It’s an odd role to hand someone who seems unwilling to acknowledge the systemic problems that undeniably impact attainment. But then again, it fits perfectly with the Tory narrative that personal responsibility trumps all else, because apparently we live in some sort of whistling vacuum, untouched by the wider context of, you know, society. If we don’t acknowledge the reality of how poverty and discrimination shape people’s lives and life chances, then we don’t have to do anything about it – right? How brilliantly simple.
Birbalsingh will argue that we should be looking at social mobility differently in Britain. Too often, she believes, success has been defined as a “caretaker’s daughter going to Oxbridge and becoming a top surgeon”.
In fact, “more attention should be given to those people taking small steps up the ladder – from the bottom and from the middle rungs”.
Basically, she seems to be saying to forget aiming high if you’re poor. Satisfy yourself with “small steps”, which could include “those whose parents were out of work getting a job; the son of a postman becoming a branch manager; the daughter of a care worker becoming a primary school teacher”. How patronising, how demeaning, how utterly belittling. To me, this isn’t about social mobility at all – it looks a lot like telling people from disadvantaged backgrounds to stop dreaming and stay in their lanes.
There’s a reason why we celebrate those who transcend the social barriers facing them to attend elite universities, where candidates from wealthy backgrounds – who attended private schools with long histories of placing students at Oxbridge – are still vastly overrepresented.
Overcoming obstacles such as attending a school where resources are scant and Oxbridge requirements aren’t even a conversation; not to mention being hungry or cold much of the time, having no space to study at home, living in a noisy or chaotic environment, or in insecure housing – things that a child taking even the most rigorous levels of “personal responsibility” cannot change – isn’t easy.
So, instead of appearing to tell kids from poor and marginalised communities that they should take smaller steps and temper their aspirations (no CEO ambitions for you, you’ll be lucky to end up as a Barclays branch manager!), perhaps the “social mobility tsar” should be devoting her energy to tackling social injustice and advocating for a fairer, more equal society, so that kids in Britain are able to achieve based on merit? Just a thought.
We’ve got to assume that Birbalsingh is aware of the facts here – that by the age of three, poorer children are estimated to be an average of nine months behind children from wealthier backgrounds. Perhaps they just need to take a bit more personal responsibility, but at three, that’s probably confined to refraining from belting another kid with a wooden block or endeavouring to get to the potty in time.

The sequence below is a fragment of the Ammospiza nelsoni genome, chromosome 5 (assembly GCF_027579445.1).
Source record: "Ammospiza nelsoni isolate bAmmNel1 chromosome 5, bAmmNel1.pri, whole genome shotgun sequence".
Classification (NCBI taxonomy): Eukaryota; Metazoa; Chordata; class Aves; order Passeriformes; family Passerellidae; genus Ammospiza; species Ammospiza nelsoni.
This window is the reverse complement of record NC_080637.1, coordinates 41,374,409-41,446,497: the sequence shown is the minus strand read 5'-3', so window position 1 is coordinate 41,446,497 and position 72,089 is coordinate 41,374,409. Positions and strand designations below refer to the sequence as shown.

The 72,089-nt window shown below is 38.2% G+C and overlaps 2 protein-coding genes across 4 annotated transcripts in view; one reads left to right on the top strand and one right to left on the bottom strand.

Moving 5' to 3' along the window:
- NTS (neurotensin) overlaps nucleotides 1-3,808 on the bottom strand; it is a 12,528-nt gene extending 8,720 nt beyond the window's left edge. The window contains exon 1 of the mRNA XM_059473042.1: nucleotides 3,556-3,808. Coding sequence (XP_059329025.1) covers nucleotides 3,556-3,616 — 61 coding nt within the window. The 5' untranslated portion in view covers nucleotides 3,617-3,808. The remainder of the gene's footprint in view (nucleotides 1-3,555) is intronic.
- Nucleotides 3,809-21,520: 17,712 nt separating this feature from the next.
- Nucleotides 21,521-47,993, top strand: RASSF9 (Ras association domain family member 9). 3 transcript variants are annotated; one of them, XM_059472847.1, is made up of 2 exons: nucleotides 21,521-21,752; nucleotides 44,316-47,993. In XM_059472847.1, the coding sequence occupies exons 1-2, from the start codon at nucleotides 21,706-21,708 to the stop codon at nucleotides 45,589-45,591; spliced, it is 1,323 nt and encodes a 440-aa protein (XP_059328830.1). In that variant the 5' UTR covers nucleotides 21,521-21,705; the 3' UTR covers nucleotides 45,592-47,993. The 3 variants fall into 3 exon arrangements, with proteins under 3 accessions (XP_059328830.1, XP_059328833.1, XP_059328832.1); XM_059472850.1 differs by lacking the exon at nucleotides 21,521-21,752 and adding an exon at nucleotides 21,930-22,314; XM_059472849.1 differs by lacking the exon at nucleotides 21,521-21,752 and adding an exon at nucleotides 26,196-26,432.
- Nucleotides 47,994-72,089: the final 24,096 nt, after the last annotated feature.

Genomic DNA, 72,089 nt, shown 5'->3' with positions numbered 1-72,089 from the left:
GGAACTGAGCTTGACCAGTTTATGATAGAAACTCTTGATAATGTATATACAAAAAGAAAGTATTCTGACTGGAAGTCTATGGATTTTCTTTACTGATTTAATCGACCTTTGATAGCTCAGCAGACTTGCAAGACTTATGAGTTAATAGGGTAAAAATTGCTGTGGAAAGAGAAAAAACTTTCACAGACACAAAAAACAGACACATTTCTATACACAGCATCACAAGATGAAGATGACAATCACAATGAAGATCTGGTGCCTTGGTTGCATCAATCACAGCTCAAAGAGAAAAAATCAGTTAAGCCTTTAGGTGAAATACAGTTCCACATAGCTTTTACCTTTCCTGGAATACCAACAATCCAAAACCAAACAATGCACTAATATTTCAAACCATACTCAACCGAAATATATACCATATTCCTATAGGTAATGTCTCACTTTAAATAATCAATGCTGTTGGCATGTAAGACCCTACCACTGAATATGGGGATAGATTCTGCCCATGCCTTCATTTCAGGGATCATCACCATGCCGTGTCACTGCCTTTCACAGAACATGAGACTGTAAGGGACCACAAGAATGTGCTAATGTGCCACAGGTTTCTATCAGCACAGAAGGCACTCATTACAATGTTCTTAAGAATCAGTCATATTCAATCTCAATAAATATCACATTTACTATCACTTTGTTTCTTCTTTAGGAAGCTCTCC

Just seven per cent of children in the UK attend independent schools, but they achieve nearly 40 per cent of all A* grades at A-level. It’s not because kids whose parents pay eye-watering sums for their education are inherently smarter or more conscientious or more able. It’s a direct consequence of unequal resource allocation.
I remember attending first year seminars at the Russell Group university where I did my undergraduate degree and being absolutely astounded by the level of confidence and self-belief that my new peers, fresh from famous, fee-paying schools, displayed.
They presented their largely unformed ideas with a sense of self-efficacy that was genuinely shocking to me, as someone who had attended a state school where answering a question in class was guaranteed social suicide and the attention of teachers was taken up by serious behavioural issues. They carried themselves differently too, as only kids who have been told they will succeed from the moment they’re able to lift their heads unaided can. Destined for greatness – and reminded of this at every opportunity.
Imagine Birbalsingh (or anyone, really) telling hyper-confident, self-important public schoolers cushioned by family money and influence that they should aim a bit lower, and be content with “taking small steps”.
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The reality is that your education (attending a private school and prestigious university) and family background (disposable income, family contacts, cultural capital) makes it more likely that you will be funnelled into a high-paying, prestigious industry: into a top job in law, politics, finance or media.
The “elite pathways” that Birbalsingh mentions exist because it is through those routes that, in this country, you take hold of power and influence. It seems to me that encouraging children from disadvantaged backgrounds to manage their expectations – to stop striving to get into those boardrooms or newsrooms – will only ensure that power still rests in the hands of the privileged few.
It feels like this is the wolfish defence of the status quo – and the entrenchment of inequality – in the sheep’s clothing of “levelling up”.
If Birbalsingh is in any way concerned about social mobility and those who are being “left behind”, she should address the policies of her political cheerleaders, the ones that have exacerbated poverty and inequality, such as the block on extending free school meals – factors that blight the life chances of young people.
Instead, it seems she’s telling poor kids to stay away from seats of power, and cap their expectations at modest acheivements. In other words, aim low.